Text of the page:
Anyone that knows me is aware that not only do I love a bit of Shakespeare but there is one of the Bard’s plays I really don’t get on with. I’ve seen it a few times and for some reason, it’s always frustrated me. The play is A Midsummer Night’s Dream and after the last time, I said I would never review it again. However, when I was offered a chance to see the play at The Globe, I decided to give it one more go, so along the South Bank I went.
Because life isn’t difficult enough A Midsummer Night’s Dream comprises various separate stories that intersect over the course of one magical night. To start, we have the Duke of Athens Theseus (Jack Laskey) and Amazon Queen Hippolyta (Anne Odeke) who are due to be married. Theseus is frustrated it has not happened yet, but Hippolyta is relaxed and looking forward to the revelries four days hence. Enter Egeus (Sarah Finigan) who has demanded that his daughter Hermia (Francesca Mills) marry Demetrius (Vinnie Heaven) but is being defied as Hermia is in love with Lysander (Sam Crerar). Theseus gives Hermia an ultimatum, obey her father, face death, or enter a nunnery. Unhappy with all these choices, Hermia and Lysander decide to run away, something she tells her best friend Helena (Isobel Thom) who is in love, albeit unrequitedly, with Demetrius. Hope you’re keeping up.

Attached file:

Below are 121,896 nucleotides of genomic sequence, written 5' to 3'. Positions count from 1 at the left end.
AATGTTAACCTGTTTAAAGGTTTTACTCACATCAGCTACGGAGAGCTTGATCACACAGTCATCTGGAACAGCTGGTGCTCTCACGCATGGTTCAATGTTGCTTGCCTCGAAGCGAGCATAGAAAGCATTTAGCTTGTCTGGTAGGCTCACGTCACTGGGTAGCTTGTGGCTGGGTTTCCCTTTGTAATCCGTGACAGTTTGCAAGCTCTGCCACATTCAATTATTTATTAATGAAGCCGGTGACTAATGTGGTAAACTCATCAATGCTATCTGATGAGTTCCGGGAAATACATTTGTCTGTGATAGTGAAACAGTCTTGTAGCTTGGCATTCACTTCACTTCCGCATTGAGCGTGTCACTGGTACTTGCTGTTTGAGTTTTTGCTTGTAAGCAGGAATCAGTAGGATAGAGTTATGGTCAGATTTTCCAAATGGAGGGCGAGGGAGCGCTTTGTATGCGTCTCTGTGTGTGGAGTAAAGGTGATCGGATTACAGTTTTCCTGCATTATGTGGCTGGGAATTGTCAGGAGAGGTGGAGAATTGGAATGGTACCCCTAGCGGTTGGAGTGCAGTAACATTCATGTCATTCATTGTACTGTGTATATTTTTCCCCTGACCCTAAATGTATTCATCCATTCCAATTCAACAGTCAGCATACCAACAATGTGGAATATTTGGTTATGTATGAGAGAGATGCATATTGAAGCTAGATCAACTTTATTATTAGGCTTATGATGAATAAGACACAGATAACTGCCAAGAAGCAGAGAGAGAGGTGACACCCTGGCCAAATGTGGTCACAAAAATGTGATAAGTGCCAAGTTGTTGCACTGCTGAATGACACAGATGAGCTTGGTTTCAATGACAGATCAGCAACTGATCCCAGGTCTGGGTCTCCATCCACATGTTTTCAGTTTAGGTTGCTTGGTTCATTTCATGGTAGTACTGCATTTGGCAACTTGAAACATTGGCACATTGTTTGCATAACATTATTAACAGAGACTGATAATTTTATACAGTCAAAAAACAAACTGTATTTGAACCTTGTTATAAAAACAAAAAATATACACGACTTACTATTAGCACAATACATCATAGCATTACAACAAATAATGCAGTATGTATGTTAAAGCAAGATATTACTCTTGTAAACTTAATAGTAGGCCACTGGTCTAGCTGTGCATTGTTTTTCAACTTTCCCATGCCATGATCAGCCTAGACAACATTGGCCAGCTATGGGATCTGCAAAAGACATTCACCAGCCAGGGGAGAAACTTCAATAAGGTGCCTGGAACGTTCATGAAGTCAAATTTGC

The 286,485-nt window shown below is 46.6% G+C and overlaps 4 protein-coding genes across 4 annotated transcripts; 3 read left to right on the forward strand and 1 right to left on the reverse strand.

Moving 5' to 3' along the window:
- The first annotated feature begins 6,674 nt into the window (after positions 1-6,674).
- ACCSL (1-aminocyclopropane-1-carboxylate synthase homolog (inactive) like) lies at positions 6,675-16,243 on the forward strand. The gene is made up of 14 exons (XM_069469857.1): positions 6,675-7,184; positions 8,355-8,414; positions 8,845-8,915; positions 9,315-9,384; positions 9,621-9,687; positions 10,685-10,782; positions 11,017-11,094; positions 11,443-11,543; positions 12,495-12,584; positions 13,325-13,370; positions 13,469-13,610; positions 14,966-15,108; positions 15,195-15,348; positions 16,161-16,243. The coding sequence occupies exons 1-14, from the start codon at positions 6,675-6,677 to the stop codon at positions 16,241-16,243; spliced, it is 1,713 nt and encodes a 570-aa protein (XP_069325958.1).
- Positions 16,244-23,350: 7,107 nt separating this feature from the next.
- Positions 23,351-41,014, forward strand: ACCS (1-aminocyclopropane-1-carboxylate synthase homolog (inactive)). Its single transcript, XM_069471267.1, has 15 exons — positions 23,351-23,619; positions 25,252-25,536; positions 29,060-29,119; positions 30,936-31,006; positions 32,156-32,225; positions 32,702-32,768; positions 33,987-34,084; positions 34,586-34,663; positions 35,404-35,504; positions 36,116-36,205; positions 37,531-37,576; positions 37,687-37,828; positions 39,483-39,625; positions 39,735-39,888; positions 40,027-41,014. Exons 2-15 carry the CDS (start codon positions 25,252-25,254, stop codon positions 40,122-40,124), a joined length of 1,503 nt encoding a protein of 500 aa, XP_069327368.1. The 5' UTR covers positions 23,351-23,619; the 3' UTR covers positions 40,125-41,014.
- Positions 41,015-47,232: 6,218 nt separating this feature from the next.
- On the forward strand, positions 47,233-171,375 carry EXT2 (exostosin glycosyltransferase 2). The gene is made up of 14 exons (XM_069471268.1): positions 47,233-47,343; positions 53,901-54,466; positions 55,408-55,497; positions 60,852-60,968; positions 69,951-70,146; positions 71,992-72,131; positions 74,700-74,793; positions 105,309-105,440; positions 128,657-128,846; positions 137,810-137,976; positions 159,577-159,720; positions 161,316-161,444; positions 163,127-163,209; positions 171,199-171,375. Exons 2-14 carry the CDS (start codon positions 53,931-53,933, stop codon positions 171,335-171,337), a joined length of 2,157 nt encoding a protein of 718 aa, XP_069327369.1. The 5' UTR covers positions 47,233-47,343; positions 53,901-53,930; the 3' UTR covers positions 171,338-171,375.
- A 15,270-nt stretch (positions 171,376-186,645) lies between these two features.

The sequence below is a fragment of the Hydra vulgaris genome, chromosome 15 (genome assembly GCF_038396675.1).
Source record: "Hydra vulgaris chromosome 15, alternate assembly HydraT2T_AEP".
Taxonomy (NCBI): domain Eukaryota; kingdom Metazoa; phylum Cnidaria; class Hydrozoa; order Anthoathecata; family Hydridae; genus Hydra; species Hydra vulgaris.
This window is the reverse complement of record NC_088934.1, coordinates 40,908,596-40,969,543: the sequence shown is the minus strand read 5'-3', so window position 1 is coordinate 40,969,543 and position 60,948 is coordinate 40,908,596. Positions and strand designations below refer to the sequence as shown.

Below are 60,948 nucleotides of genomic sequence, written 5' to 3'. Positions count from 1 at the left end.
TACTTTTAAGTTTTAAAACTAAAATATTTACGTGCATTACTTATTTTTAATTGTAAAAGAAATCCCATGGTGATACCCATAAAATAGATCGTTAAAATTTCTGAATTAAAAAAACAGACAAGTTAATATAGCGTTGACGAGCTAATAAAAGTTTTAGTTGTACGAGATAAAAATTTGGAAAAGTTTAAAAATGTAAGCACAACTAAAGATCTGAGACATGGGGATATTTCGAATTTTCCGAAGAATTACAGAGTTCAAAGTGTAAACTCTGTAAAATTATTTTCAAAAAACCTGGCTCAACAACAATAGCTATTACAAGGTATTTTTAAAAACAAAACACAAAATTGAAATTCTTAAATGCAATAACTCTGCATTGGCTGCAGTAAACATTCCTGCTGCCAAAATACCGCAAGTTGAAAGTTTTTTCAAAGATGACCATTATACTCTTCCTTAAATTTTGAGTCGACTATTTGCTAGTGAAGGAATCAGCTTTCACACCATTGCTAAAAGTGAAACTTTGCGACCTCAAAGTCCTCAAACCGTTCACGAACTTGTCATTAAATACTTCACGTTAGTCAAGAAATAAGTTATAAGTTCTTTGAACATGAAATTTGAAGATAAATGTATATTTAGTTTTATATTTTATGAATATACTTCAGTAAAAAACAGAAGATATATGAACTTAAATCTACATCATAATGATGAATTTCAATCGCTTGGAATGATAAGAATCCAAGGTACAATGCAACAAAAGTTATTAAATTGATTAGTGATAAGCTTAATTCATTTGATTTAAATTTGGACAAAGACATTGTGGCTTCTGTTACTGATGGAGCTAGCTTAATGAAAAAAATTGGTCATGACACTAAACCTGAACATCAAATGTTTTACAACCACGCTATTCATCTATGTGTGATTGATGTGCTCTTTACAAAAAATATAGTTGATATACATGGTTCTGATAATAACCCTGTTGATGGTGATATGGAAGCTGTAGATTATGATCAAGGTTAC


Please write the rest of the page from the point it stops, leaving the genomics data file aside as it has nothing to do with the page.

Meanwhile ‘The Mechanicals’, Peter Quince (Rebecca Root) and fellow players Nick Bottom (Mariah Gale), Francis Flute (Molly Logan), Robin Starveling (Marianne Oldham), Tom Snout (Tanika Yearwood) and Snug (Sarah Finigan) are planning a play “The Most Lamentable Comedy And Most Cruel Death Of Pyramus And Thisbe” for the Duke and Queen’s nuptial celebrations. Bottom is a loud bullying person who thinks the play could be vastly improved if they were to play all the roles, including the pivotal wall. In order to keep the play secret until its performance, the team goes into the forest to rehearse.